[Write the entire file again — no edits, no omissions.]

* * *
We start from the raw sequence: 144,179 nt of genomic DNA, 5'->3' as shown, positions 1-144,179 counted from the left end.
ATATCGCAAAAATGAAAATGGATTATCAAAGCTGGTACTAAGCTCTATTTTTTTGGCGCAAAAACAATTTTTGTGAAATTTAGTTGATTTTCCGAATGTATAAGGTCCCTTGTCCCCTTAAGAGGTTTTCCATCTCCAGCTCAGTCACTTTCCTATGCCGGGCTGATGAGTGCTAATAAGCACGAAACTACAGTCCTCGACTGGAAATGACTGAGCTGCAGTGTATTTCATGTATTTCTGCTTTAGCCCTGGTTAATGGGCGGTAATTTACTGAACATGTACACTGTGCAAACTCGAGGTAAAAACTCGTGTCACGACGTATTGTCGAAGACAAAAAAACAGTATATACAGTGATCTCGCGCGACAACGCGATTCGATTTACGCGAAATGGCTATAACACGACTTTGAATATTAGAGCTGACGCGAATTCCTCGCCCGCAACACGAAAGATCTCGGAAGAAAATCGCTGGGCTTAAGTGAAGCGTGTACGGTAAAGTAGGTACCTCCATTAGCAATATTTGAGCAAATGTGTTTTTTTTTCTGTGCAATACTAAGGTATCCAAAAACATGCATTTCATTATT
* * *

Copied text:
We start from the raw sequence: 144,179 nt of genomic DNA, 5'->3' as shown, positions 1-144,179 counted from the left end.
ATATCGCAAAAATGAAAATGGATTATCAAAGCTGGTACTAAGCTCTATTTTTTTGGCGCAAAAACAATTTTTGTGAAATTTAGTTGATTTTCCGAATGTATAAGGTCCCTTGTCCCCTTAAGAGGTTTTCCATCTCCAGCTCAGTCACTTTCCTATGCCGGGCTGATGAGTGCTAATAAGCACGAAACTACAGTCCTCGACTGGAAATGACTGAGCTGCAGTGTATTTCATGTATTTCTGCTTTAGCCCTGGTTAATGGGCGGTAATTTACTGAACATGTACACTGTGCAAACTCGAGGTAAAAACTCGTGTCACGACGTATTGTCGAAGACAAAAAAACAGTATATACAGTGATCTCGCGCGACAACGCGATTCGATTTACGCGAAATGGCTATAACACGACTTTGAATATTAGAGCTGACGCGAATTCCTCGCCCGCAACACGAAAGATCTCGGAAGAAAATCGCTGGGCTTAAGTGAAGCGTGTACGGTAAAGTAGGTACCTCCATTAGCAATATTTGAGCAAATGTGTTTTTTTTTCTGTGCAATACTAAGGTATCCAAAAACATGCATTTCATTATT